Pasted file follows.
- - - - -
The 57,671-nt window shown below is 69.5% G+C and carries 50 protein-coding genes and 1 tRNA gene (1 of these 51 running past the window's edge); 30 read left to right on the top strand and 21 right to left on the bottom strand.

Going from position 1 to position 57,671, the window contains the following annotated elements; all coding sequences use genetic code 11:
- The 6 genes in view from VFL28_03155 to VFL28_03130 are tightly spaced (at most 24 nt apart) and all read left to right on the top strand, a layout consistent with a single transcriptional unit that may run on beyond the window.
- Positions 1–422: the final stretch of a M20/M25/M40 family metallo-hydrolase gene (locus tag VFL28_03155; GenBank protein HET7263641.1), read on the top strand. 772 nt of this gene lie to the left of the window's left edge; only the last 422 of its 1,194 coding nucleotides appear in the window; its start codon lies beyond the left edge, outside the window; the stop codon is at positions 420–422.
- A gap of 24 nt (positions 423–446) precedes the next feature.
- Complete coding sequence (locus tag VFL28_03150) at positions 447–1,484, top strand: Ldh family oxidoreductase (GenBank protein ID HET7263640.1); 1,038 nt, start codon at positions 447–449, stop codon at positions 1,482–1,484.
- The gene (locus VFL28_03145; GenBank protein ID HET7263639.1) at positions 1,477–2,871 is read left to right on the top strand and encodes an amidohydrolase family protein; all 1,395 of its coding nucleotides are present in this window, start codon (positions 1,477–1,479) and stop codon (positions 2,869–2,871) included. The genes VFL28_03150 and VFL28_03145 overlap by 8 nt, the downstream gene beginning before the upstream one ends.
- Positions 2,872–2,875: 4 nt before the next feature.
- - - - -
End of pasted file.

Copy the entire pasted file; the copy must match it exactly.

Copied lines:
The 57,671-nt window shown below is 69.5% G+C and carries 50 protein-coding genes and 1 tRNA gene (1 of these 51 running past the window's edge); 30 read left to right on the top strand and 21 right to left on the bottom strand.

Going from position 1 to position 57,671, the window contains the following annotated elements; all coding sequences use genetic code 11:
- The 6 genes in view from VFL28_03155 to VFL28_03130 are tightly spaced (at most 24 nt apart) and all read left to right on the top strand, a layout consistent with a single transcriptional unit that may run on beyond the window.
- Positions 1–422: the final stretch of a M20/M25/M40 family metallo-hydrolase gene (locus tag VFL28_03155; GenBank protein HET7263641.1), read on the top strand. 772 nt of this gene lie to the left of the window's left edge; only the last 422 of its 1,194 coding nucleotides appear in the window; its start codon lies beyond the left edge, outside the window; the stop codon is at positions 420–422.
- A gap of 24 nt (positions 423–446) precedes the next feature.
- Complete coding sequence (locus tag VFL28_03150) at positions 447–1,484, top strand: Ldh family oxidoreductase (GenBank protein ID HET7263640.1); 1,038 nt, start codon at positions 447–449, stop codon at positions 1,482–1,484.
- The gene (locus VFL28_03145; GenBank protein ID HET7263639.1) at positions 1,477–2,871 is read left to right on the top strand and encodes an amidohydrolase family protein; all 1,395 of its coding nucleotides are present in this window, start codon (positions 1,477–1,479) and stop codon (positions 2,869–2,871) included. The genes VFL28_03150 and VFL28_03145 overlap by 8 nt, the downstream gene beginning before the upstream one ends.
- Positions 2,872–2,875: 4 nt before the next feature.